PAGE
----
Such occured in 2009 during the recession, when Nike, the global sports shoe and clothing producer, made plans to slash their marketing budget in an attempt to reduce their expenses due to the recession. Because consumers have less money to spend during bad economic periods, it becomes even more challenging for advertisers to convince persons to purchase products, especially during recessionary periods. For example, in Europe, Jaguar Land Rover suffered a major blow from the recession, because consumers had great difficulty obtaining loans and were unable to purchase vehicles.

During recessions, consumers look for better deals, extended terms, value-for-money and sales promotions, so advertisers have to tailor and create messages that counteract the effects of the recession by offering what consumers are looking for, as a result of the unstable economic climate. The scars of a recession can be permanent, and the effects of these scars are seen in buying patterns, attitudes, values and eventually the imagery of advertising. Understanding the country’s economic level is important, as it gives international marketers an idea as to where the country’s consumers are at, in terms of buying power, and what their needs are.

Legal and political
Countries have different legal systems that affect what can or cannot be advertised, and can create a number of challenges for international, marketing communications. Additionally, comparative advertising is banned in most countries outside of the US ,and particular products are banned from advertising on some types of media in some countries. For instance, big supermarket chains cannot advertise on French television.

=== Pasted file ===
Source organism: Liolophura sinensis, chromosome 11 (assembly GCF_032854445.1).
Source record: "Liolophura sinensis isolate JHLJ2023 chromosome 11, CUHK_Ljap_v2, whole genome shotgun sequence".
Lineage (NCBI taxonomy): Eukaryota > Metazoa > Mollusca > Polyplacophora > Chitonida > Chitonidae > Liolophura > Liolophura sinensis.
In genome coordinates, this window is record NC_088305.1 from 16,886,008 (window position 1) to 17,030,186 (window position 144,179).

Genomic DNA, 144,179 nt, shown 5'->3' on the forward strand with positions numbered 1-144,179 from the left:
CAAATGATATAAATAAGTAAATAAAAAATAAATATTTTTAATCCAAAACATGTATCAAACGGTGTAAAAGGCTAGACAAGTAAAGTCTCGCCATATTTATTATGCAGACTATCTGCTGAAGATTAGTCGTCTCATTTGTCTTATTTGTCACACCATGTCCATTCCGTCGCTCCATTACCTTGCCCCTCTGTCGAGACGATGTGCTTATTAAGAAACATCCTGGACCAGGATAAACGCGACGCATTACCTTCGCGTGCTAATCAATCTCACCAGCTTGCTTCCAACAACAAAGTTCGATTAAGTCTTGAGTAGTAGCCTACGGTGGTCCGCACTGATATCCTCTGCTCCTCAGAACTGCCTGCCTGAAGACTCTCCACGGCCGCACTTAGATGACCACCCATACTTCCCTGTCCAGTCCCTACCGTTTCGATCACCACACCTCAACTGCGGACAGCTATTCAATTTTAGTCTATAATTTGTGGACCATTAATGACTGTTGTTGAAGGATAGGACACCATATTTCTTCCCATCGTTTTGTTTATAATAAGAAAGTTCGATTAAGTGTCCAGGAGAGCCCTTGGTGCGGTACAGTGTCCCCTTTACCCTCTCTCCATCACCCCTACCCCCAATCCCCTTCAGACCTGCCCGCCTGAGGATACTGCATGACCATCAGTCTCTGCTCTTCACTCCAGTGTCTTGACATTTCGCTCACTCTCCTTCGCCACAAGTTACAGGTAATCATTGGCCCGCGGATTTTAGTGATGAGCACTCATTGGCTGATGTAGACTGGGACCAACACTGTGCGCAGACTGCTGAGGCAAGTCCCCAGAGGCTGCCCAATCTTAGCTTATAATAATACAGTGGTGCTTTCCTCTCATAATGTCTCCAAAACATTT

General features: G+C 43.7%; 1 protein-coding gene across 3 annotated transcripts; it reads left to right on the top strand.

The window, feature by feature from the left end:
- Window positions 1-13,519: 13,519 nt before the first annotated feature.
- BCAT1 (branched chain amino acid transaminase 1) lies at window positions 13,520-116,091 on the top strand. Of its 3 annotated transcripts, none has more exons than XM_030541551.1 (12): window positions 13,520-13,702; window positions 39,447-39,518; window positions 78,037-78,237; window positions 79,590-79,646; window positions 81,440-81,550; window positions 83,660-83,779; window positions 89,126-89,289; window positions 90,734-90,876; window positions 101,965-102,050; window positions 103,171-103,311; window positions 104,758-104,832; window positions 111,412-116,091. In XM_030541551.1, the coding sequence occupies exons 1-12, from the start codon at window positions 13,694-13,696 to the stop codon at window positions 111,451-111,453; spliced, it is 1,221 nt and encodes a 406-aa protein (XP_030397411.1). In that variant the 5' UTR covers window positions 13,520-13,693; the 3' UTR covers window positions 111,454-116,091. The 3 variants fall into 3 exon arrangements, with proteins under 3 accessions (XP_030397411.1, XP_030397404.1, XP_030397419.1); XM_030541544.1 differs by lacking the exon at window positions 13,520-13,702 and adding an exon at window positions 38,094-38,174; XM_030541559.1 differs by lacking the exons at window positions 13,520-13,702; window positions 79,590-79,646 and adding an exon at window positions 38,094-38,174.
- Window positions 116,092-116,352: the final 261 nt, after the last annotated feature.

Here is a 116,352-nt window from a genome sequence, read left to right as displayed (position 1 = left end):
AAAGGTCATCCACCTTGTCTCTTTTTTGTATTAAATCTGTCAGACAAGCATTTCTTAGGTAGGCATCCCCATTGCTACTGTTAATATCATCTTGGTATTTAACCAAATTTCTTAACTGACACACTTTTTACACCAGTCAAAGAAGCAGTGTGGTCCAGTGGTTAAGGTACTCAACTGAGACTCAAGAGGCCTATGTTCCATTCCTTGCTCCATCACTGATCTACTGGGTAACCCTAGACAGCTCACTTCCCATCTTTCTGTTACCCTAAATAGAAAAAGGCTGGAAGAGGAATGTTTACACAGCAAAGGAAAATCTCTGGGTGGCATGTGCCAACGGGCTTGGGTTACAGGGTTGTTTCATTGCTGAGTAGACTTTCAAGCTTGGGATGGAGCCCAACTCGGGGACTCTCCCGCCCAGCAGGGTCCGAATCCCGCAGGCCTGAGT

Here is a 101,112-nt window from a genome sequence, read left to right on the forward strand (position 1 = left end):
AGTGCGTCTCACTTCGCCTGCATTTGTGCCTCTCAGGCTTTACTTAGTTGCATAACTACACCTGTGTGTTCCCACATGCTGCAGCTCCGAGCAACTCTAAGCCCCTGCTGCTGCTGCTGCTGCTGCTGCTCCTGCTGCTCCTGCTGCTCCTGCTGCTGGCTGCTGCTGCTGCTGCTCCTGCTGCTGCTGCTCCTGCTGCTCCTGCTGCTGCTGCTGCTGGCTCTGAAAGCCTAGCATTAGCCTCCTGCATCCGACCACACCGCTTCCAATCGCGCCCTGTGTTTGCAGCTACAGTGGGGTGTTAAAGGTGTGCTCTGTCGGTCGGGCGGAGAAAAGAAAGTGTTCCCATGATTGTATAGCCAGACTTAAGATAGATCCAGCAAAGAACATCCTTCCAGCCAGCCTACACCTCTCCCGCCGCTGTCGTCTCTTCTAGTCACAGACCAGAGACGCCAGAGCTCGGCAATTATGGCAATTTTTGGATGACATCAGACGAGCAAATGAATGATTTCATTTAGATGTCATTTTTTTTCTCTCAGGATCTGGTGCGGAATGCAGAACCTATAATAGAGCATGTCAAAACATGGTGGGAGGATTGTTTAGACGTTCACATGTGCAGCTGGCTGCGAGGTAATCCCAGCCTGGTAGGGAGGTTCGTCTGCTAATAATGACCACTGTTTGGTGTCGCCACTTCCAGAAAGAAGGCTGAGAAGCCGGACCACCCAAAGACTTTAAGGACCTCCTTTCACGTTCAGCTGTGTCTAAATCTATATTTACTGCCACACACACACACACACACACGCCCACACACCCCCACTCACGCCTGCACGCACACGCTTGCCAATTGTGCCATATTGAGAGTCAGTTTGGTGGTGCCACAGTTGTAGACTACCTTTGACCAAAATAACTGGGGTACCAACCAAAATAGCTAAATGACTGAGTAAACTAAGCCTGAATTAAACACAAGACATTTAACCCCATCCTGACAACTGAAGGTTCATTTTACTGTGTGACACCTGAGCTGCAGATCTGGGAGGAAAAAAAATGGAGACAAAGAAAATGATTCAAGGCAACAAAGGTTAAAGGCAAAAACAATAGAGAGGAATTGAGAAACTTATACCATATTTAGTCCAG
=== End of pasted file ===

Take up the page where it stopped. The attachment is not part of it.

Other forms of promotional activities may be banned or regulated, such as coupons. In some European countries, coupons are banned, because it is considered as discriminating against consumers, which is illegal. In Egypt, all local television and books are censored by the government, who controls the media entirely.

Furthermore, Islamic countries do not allow implicit sexual scenes, and in Saudi Arabi, television ads for alcohol are not allowed, even though they are allowed in the newspapers and magazines.

In Holland, marketers must ensure that any advertisements for sweets must have a toothbrush displayed in the advertisement. In 2013, the United Kingdom banned a Coca Cola advertisement which the United Kingdom’s Advertising Standard’s Authority thought was misleading, and fooled consumers by giving them the impression that they could easily burn the 139 calories in a can of soda by laughing out loudly for 75 seconds, when in reality the person would have to complete other activities that were noted in the advertisement, such as walking a dog for 25 minutes in order to work off the calories gained from drinking the soda.

To conclude, there are many factors that can make managing international, marketing communications a challenging task, but if proper market research is done to understand the competition, and an in depth analysis of countries’ economic, media, cultural, demographic, political and legal structure is completed before actual marketing communications plans are implemented, this can help to avoid some of the issues that can be encountered, such as a lack of financial resources, language barriers, etc.

Utilising media experts within each country can also help by giving marketers the information needed, such as consumer viewing patterns, so they can choose the most suitable media vehicles.